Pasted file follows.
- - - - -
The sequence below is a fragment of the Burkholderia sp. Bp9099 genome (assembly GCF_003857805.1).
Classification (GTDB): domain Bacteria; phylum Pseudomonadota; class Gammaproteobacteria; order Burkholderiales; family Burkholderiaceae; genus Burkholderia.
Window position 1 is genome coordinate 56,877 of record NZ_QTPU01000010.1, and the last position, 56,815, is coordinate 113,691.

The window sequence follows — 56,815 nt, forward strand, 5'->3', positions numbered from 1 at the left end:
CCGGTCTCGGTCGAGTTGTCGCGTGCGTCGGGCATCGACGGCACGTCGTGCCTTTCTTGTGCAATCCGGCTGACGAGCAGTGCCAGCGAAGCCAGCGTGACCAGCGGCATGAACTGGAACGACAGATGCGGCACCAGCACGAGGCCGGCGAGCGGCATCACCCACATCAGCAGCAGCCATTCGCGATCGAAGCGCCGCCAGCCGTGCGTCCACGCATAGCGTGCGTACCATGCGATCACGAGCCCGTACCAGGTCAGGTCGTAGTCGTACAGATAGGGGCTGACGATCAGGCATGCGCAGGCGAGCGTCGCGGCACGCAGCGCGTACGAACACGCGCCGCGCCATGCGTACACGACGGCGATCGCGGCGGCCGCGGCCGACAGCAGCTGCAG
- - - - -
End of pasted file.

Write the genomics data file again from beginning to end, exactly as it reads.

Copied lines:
The sequence below is a fragment of the Burkholderia sp. Bp9099 genome (assembly GCF_003857805.1).
Classification (GTDB): domain Bacteria; phylum Pseudomonadota; class Gammaproteobacteria; order Burkholderiales; family Burkholderiaceae; genus Burkholderia.
Window position 1 is genome coordinate 56,877 of record NZ_QTPU01000010.1, and the last position, 56,815, is coordinate 113,691.

The window sequence follows — 56,815 nt, forward strand, 5'->3', positions numbered from 1 at the left end:
CCGGTCTCGGTCGAGTTGTCGCGTGCGTCGGGCATCGACGGCACGTCGTGCCTTTCTTGTGCAATCCGGCTGACGAGCAGTGCCAGCGAAGCCAGCGTGACCAGCGGCATGAACTGGAACGACAGATGCGGCACCAGCACGAGGCCGGCGAGCGGCATCACCCACATCAGCAGCAGCCATTCGCGATCGAAGCGCCGCCAGCCGTGCGTCCACGCATAGCGTGCGTACCATGCGATCACGAGCCCGTACCAGGTCAGGTCGTAGTCGTACAGATAGGGGCTGACGATCAGGCATGCGCAGGCGAGCGTCGCGGCACGCAGCGCGTACGAACACGCGCCGCGCCATGCGTACACGACGGCGATCGCGGCGGCCGCGGCCGACAGCAGCTGCAG